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The latest spirits and beer news and launches compiled by Clinton Cawood
Mexican eatery Green & Red has launched a Tequila Club to reward its most committed Tequila drinkers. Membership is free, and the first shot ordered comes
with a Tequila Club Card, listing the 200-plus Tequilas available behind the bar. Cards are marked each time a new Tequila is ordered and members are awarded prizes on reaching 25, 50 and 75
different Tequilas. At 100, the member is pronounced a ‘Green & Red Agave Ambassador’, and their framed picture is hung in the bar. And, in case 100 shots of Tequila sounds like too many, the
club runs indefinitely and the Tequila still counts even if it goes into a margarita.
Green & Red, 51 Bethnal Green Road,
E1 6LA; 020 7749 9670
Get a real taste of Japan with the latest addition to the Hibiki blended
whisky range: the impressive 12 year old. The spirit is aged in Japanese plum liqueur casks and then filtered through bamboo charcoal. This results in an approachable, sweet whisky, with big
tropical fruit and raspberry aromas. Hibiki, which means ‘harmony’ in Japanese, is made by the same company that produces acclaimed Japanese single malt, Yamazaki.
RRP £39.99/70cl, from specialist whisky retailers nationwide
Be sure to pick up the latest release from Glenmorangie next time you fly. Sonnalta PX is the first in a new Private Collection range, and is only available in
duty-free stores. This punchy malt spends its final two years in casks that once held Pedro Ximénez sherry. The result is big and warming, with dark chocolate, raisins, spice and orange peel.
Available in limited quantities only.
£62.99/litre, exclusive to duty-free stores
You might not think you need a book entitled How to Drink (£15.99, Granta), but given the vast array of beverages it covers, Guardian columnist Victoria Moore’s tome is bound to improve the quality of at least one aspect of your drinking. Straightforward and practical, it covers every drinking occasion, offering advice on topics from tea and coffee at breakfast, to a warming Cognac by the fire late at night. Plus there’s interesting drinks trivia and cocktail recipes.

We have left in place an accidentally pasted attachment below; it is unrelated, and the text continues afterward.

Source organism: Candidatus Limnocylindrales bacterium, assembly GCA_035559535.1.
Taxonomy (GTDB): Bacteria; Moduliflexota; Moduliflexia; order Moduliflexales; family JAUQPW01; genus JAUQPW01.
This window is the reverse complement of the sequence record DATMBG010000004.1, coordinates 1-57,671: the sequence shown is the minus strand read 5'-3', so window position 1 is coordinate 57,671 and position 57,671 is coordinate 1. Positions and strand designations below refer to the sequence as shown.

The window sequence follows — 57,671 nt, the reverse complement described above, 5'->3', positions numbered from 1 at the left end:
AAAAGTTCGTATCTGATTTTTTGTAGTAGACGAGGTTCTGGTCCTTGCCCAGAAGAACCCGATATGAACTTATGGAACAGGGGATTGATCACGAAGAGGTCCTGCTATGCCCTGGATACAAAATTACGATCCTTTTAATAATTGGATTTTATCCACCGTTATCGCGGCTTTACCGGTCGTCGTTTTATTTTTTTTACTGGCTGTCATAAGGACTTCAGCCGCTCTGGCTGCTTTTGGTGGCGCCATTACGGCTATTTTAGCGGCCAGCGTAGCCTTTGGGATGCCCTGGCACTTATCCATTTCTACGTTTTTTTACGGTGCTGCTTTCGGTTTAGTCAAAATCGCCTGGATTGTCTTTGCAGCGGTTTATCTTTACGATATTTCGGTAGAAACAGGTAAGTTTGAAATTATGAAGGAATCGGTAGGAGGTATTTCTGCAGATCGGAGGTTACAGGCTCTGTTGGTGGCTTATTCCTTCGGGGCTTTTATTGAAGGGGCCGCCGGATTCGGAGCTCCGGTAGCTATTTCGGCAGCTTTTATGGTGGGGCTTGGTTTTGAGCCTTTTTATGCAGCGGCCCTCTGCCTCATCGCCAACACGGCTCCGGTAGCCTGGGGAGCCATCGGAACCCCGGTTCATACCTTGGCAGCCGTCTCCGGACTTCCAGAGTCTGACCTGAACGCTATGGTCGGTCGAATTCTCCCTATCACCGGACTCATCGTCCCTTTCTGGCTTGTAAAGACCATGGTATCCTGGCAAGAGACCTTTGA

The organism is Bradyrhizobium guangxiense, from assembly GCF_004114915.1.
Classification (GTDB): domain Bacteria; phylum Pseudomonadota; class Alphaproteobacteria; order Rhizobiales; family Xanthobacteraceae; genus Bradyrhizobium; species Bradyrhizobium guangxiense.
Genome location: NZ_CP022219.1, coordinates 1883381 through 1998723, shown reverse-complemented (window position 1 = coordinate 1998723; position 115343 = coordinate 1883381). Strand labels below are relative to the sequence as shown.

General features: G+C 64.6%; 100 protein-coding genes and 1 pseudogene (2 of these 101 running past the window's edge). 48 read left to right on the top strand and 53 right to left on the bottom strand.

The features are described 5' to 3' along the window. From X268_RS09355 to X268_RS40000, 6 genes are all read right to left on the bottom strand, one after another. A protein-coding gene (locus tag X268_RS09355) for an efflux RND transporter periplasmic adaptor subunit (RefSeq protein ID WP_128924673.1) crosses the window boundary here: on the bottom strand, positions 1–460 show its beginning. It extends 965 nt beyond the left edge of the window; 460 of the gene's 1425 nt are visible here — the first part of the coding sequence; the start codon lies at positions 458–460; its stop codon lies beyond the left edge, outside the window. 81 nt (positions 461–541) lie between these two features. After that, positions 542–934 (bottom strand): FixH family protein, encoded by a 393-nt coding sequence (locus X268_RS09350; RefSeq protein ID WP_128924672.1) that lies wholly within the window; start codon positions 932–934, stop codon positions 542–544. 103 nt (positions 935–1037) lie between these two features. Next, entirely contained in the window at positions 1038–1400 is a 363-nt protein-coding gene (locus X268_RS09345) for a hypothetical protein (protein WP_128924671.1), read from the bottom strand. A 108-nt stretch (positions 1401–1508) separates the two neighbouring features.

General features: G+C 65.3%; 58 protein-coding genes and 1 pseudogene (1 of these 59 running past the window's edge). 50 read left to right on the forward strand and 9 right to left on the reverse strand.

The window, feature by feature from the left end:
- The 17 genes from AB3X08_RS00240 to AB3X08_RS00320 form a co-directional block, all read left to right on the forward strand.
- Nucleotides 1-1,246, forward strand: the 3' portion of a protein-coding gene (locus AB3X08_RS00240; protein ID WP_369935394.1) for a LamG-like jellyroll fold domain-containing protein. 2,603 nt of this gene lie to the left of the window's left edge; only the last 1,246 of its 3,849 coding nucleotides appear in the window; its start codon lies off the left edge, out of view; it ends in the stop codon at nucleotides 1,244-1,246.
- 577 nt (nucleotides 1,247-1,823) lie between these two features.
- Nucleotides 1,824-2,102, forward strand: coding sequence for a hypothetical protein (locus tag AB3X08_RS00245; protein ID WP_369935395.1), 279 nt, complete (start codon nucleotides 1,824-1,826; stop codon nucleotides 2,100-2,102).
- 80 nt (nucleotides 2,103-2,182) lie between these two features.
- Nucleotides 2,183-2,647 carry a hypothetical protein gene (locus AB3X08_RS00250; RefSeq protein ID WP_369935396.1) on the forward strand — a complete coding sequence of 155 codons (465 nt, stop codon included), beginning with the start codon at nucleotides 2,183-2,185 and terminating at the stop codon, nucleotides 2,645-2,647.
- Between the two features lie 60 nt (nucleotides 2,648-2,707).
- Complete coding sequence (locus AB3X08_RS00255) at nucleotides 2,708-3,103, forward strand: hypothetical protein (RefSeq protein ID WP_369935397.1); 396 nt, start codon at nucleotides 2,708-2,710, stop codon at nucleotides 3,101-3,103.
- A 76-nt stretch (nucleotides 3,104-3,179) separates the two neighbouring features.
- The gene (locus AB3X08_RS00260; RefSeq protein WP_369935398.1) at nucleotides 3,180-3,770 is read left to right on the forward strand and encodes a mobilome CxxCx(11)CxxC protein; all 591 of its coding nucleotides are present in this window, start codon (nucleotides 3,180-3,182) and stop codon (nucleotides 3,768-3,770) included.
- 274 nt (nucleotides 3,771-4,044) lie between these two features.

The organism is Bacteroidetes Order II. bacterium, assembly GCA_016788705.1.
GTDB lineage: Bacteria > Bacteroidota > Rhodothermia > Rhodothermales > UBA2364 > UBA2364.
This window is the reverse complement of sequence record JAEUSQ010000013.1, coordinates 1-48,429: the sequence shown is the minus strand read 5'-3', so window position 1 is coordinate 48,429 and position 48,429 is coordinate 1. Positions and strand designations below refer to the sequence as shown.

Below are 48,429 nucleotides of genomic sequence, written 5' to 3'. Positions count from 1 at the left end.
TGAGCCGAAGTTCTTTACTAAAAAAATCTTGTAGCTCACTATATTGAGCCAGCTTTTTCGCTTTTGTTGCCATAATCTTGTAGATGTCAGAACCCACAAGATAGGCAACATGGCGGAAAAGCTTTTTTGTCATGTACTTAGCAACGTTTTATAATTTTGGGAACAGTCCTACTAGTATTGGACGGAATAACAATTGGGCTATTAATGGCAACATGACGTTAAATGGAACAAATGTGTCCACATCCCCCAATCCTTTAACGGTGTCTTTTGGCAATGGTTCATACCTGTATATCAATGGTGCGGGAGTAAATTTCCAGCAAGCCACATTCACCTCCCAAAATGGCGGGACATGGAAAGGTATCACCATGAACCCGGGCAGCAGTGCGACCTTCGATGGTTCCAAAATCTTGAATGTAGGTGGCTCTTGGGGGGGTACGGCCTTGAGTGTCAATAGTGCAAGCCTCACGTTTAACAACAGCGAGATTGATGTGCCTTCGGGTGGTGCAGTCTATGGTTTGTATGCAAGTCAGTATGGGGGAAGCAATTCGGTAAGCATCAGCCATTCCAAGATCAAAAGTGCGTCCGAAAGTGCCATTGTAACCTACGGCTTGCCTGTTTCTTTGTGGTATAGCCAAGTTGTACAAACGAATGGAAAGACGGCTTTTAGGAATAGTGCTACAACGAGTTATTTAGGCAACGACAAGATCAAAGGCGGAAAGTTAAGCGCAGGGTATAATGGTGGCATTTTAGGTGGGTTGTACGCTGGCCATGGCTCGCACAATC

Courvoisier is offering a rare opportunity for a simultaneous investment in Cognac and art, with the re-release of its Erté- designed art deco decanters. The Russian artist, who died in 1990, created seven designs depicting various aspects of Cognac production, such as harvest and distillation. The decanters, which contain a blend of Courvoisier’s oldest reserves, were
originally launched in 1988. This is expected to be the final release – and only eight sets are available.
$1,500 per decanter or $10,000 for the set of seven, from www.1-877-spirits.com
Beer-and-food matching pioneers made significant progress at a recent tasting at Bentley’s Oyster Bar & Grill in Mayfair, where seafood is the order of the day. The most popular match was a dish of yellow-fin tuna tartare with Blue Moon, a wheat beer
from Colorado brewed in the Belgian style. Grolsch Weizen paired well with cured salmon and pickled cucumber,
while Belgian ale Duvel was found to be a good accompaniment to oysters. The tasting was hosted by Rupert Ponsonby, co-founder of the Beer
For more information, visit www.beeracademy.co.uk
Croft has created a range of refreshing cocktail recipes for its pink port, just in time for summer. Recipes range from simple punches combining the port with
cold jasmine tea and diced strawberries, to more elaborate julep-style creations. The cocktails show the versatility of the port, which works well with the likes of melon, chilli and red
RRP £9.99/75cl, available from Asda, Co-op, Morrisons and Sainsbury’s
Jo Hilditch British Framboise mixed with sparkling white wine might be just the drink for those sunny summer days. This rich liqueur is made from
raspberries grown in Herefordshire, and is the latest addition to the highly acclaimed British Cassis range.
RRP £12.90/375ml, for stockists visit www.britishcassis.co.uk
The Face: Leo Besant The Place: El Camino
You’re working at El Camino. Isn’t that bring-your-own?
At the moment, but we’re applying for a licence. It’s quite fun being BYO, it makes the place feel like a house party. When we get the licence though, it’ll be 98% Tequila.
How did you become such a proponent of Tequila?
It was always the shot of choice for bartenders, but I got into it more seriously, and into Mexican culture too. I love dressing up, so the clothes – mariarchi outfits – appeal, too.
Why does it have such a following with bartenders?
It’s unique. Some spirits take a year to produce, but agave grows under the Mexican sun for up to 10 years, absorbing more of the its power. And because of the four age categories it’s easy to match with food, preferably neat – the way I like it.
There’ll be some cocktail mixing at the new bar though?
There will be… One of the things we’re trying to figure out is a Tequila bramble, so we’ve been looking for the Tequila that tastes most like gin! We’ll also be doing all the classic drinks, like margaritas, palomas and batangas.
What’s with all the new bar openings in West London?
The nice thing is that everyone helps each other out. On your break, when you run down to the next bar, like Portobello Star, for a quick Tequila, everyone from all the other bars is there as well. It has a real family-like feeling.
Speaking of family…
Yes, we’re all involved in bars or restaurants. I was a chef in West Sussex, then my brother Henry offered me a job in the kitchen at Lonsdale. On my first day he stuck me behind the bar to replace someone who hadn’t arrived. I never went back to the kitchen.
El Camino, 272 Portobello Road, W10 5TY; 020 8960 8556
Editorial feature from Square Meal Lifestyle Magazine Summer 2009